A self described "troubled teen," Windsor resident Terese Newman grew up in Los Angeles. Although she was an honors student, Newman was facing some personally difficult times, and she was close to making a decision that would set her back for ever.
"I was upset, and, like teens tend to do, I rebelled in a way that affected my family life and school life," she said. "I was on the edge of making a bad decision: dropping out of school," said Newman.
In retrospect, Newman says that her difficulties were certainly manageable, but to a teenager, they seemed impossible to overcome. However, things took a turn when one of her teachers reached out to her in a small, but significant way.
"My journalism teacher, David Farley, sent a small card to me, which I received in a manila interoffice-type envelope," she recalled. "On that card he drew a smiley face.
"I know this doesn't sound like much, but the impact affects me even today. Somebody cared," she explained.
"I hadn't really connected with that teacher before, but knowing he cared made a difference in my life. I still have that little hand-drawn smiley face card. That happened about 35 years ago."
It was this experience that motivated her to volunteer for the mentoring program in Windsor. With two teenage daughters of her own, and her high-pressure advertising job ended, she finally had the time to devote herself to helping someone else the way "Mr. Farley" helped her over three decades ago.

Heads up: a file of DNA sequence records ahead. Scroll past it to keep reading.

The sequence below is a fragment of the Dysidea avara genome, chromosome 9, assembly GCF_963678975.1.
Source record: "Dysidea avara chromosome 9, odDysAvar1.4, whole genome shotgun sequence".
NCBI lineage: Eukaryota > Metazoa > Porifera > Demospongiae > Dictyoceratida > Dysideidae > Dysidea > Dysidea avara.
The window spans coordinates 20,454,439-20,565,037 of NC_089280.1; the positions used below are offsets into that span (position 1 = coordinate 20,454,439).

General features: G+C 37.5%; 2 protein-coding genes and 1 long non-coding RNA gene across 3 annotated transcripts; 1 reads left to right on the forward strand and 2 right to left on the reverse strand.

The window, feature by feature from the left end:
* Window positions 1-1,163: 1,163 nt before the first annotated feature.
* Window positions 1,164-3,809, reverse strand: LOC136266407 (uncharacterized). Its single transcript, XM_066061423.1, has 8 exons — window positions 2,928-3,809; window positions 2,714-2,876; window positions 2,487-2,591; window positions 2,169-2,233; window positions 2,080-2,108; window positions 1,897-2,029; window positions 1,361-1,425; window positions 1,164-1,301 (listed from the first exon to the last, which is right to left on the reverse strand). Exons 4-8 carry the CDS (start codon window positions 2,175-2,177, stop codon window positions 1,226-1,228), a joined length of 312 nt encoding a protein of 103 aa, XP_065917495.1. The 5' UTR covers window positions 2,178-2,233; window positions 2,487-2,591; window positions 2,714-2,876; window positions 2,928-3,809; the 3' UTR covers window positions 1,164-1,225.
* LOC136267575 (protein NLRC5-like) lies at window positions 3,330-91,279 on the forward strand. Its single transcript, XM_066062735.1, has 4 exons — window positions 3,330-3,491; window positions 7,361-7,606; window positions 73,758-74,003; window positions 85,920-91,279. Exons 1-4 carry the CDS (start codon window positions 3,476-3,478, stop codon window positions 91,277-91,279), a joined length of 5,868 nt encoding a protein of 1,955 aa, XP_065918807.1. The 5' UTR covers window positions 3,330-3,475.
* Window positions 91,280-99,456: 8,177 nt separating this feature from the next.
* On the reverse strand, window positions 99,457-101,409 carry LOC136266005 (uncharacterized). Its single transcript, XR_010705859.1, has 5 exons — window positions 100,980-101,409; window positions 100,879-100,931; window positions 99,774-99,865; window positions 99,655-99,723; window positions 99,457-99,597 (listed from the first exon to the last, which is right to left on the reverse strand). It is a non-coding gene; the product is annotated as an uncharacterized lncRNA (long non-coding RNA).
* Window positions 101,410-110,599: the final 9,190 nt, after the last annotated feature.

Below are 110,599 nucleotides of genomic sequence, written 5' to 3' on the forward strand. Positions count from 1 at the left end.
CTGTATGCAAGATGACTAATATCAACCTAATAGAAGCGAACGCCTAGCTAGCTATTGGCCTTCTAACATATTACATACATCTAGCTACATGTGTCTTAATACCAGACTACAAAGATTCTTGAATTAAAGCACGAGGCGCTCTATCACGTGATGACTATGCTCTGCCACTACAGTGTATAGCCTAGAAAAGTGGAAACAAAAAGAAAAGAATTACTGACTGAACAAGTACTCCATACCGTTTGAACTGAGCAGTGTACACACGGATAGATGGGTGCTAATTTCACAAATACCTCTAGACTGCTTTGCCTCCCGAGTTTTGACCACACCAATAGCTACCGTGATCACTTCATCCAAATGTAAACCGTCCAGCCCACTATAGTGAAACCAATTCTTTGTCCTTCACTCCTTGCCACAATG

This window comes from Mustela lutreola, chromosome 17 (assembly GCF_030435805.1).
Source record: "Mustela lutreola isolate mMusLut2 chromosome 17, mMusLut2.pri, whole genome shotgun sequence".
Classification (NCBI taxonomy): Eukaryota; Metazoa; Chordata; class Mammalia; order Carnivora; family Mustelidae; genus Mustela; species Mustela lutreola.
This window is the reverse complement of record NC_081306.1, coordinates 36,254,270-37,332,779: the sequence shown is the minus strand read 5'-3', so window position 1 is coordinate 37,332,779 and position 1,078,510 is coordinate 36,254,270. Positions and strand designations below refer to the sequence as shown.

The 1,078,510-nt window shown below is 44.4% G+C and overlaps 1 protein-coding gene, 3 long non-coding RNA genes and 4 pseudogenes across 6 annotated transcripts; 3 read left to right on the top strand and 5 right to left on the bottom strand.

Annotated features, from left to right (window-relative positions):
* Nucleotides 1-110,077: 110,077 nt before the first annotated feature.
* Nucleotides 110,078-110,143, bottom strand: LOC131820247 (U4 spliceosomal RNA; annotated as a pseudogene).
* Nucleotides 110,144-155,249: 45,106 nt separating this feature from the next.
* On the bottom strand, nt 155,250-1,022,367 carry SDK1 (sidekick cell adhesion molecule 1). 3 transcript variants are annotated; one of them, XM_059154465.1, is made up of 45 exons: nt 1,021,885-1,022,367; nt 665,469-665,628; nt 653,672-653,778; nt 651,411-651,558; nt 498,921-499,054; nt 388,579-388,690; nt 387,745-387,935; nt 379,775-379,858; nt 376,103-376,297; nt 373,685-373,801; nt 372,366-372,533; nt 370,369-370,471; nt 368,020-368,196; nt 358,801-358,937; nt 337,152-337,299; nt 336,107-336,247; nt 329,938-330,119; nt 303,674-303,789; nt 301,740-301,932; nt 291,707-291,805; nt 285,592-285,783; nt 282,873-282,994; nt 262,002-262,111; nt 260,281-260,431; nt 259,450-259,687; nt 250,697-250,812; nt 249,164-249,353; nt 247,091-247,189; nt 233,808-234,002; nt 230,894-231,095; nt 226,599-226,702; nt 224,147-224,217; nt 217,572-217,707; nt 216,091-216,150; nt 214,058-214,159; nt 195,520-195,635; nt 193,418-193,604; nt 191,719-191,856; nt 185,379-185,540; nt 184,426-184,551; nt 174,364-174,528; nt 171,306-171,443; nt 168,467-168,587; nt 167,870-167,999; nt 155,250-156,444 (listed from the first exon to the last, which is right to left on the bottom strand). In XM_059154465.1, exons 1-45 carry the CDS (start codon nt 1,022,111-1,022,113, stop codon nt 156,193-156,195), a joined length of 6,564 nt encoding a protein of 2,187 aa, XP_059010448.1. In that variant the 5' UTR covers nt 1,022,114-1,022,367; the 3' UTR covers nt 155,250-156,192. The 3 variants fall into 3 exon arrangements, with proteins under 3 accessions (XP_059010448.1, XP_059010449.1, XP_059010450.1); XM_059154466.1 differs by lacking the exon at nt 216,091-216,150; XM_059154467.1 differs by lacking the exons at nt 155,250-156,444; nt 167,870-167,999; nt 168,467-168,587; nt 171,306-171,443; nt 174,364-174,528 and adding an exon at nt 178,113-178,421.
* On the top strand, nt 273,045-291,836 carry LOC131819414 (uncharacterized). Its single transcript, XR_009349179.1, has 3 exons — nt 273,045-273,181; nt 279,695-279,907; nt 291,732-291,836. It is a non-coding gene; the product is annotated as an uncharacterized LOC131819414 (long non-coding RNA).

"I had left my job a couple of years ago," she said. "I realized I really wanted to do something that was going to give back to the community."
Newman had always volunteered in her own daughters' classrooms throughout the years, and saw that, in general, teachers needed help.
After researching a few community service organizations in town, she decided her skills best fit the mentoring program and she began mentoring Leslie, a 5th grader at Clover Street School, last year.
"I wanted to make some kind of connection," she said. "I am always telling my daughter: "do something about the things you don't like, don't just talk [about it]."
Mentoring has been an eye-opening experience for Newman.
"I've seen an elementary child in relation to his peers and teachers," she said.
When she meets with her student, they play games, eat lunch and sometimes draw. Leslie is an organized and polite boy who has a natural drawing talent.
"I like to draw anything," he said, and his favorite subject is science. "It's just fun," he added, explaining, with a smile, that he finds the possbility of chemistry's explosions intriguing.
"He's a really good reader," said Newman about her mentee.
She feels this program offers the students involved "another level of support."
Some need it more than others, and while she feels Leslie has a good support system around him, she enjoys spending time with him and connecting her own graphic arts experience to his interest in drawing.
"He gets plenty of love and support, this is just additional support which gives them an additional amount of stability," she said.
Those are interested in mentoring, register for the mentor training session on Tues., Feb. 7, or to learn more about mentoring opportunities in the Windsor Public Schools system, contact Mike Greenwood at 860-687-2000, ext. 266 or email firstname.lastname@example.org.